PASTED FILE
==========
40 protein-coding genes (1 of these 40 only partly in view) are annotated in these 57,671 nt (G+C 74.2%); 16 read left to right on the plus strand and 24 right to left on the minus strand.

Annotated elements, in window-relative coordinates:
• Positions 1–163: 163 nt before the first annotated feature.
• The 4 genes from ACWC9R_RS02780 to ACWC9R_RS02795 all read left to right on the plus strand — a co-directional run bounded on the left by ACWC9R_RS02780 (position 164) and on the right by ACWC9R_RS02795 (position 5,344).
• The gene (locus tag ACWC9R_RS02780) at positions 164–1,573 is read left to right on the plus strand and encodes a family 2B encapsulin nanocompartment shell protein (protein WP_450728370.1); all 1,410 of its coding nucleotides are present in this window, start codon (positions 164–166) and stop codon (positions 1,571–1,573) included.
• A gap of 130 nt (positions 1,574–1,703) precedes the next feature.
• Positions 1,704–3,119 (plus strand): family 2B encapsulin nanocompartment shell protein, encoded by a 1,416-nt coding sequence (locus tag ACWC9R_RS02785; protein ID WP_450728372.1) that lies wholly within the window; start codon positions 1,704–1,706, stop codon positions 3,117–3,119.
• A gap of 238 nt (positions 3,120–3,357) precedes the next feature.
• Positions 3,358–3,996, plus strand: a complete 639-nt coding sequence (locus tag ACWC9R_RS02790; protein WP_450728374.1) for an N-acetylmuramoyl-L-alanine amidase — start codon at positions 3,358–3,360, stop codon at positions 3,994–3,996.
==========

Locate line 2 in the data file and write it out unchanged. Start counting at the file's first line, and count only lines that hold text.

Annotated elements, in window-relative coordinates: